3. Robert Rodriguez & Quentin Tarantino directed Josh Brolin’s screen test.
Given the number of stars that the Coens usually attract, the choice of Josh Brolin to lead the film was a somewhat surprising one. Brolin chased the part hard, though, and ended up enlisting some A-list talent to put him on tape while he was shooting “Planet Terror.” “Robert Rodriguez and Quentin Tarantino filmed my first audition on a $1 million Genesis camera during lunch during ‘Grindhouse,’ ” the actor said, “and so that was a really cool looking audition.” But it didn’t quite have the desired effect. “It was turned down. They watched it and their response was, ‘Who lit it?’ I was much bigger and I had a goatee, but it had nothing to do with the physicality. They just didn’t see it. It’s not what they were looking for at that moment. It wasn’t resonating and I have a brilliant agent who just became a persistent pest and just said, ‘Meet him, meet him, meet him, meet him.’ Not, ‘He’s perfect for the part.’ Not, ‘You’re making a mistake.’ Just, ‘Meet him.’ ” Eventually the Coens relented, met with Brolin, and the actor got the part. Still, he nearly blew it again, coming off his motorbike on the way back from a wardrobe fitting and breaking his collarbone. Fortunately, Llewelyn get shot in the shoulder early on, so the Coen gave him the thumbs up.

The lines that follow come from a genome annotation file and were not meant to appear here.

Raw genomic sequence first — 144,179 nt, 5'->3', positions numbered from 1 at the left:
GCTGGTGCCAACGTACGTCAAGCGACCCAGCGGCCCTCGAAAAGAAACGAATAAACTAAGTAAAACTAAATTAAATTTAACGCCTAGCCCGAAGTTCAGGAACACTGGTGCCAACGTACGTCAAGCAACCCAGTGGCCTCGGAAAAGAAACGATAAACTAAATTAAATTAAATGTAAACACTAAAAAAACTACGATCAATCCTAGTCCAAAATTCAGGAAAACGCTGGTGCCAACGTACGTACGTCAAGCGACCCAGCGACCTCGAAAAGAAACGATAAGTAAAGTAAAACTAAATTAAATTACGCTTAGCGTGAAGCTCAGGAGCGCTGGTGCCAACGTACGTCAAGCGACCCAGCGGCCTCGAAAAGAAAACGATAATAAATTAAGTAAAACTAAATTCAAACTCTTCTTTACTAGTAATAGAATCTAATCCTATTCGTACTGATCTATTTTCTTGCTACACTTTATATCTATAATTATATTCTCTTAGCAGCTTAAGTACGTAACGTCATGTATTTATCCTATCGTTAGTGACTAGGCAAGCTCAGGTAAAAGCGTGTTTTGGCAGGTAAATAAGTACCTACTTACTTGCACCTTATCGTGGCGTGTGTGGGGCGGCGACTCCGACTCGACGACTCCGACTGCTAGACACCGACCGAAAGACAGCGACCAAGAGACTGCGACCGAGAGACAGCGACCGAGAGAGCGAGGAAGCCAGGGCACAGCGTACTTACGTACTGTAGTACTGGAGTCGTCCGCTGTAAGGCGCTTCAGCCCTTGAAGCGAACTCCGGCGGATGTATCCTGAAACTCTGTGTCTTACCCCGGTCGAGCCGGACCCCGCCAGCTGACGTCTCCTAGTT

4. Paul Thomas Anderson ruined a whole day of shooting on the film.
For much of the shoot, the Coens picked out the isolated area of Marfa, Texas as their location, where films including “Giant” and “The Andromeda Strain” had previously lensed. By coincidence, there was another filmmaker using the region at the same time — Paul Thomas Anderson, who was shooting another neo-Western, “There Will Be Blood.” It seems like for the most part, the two projects — which later became awards rivals — were able to co-exist happily. But there was one clash. When Anderson’s crew tested the pyrotechnics for the oil derrick fire, the amount of smoke produced was such that the Coens, who happened to be shooting wide shots in the direction of the “There Will Be Blood,” had to suspend production for the day. Still, the Coens got their payback on Oscar night…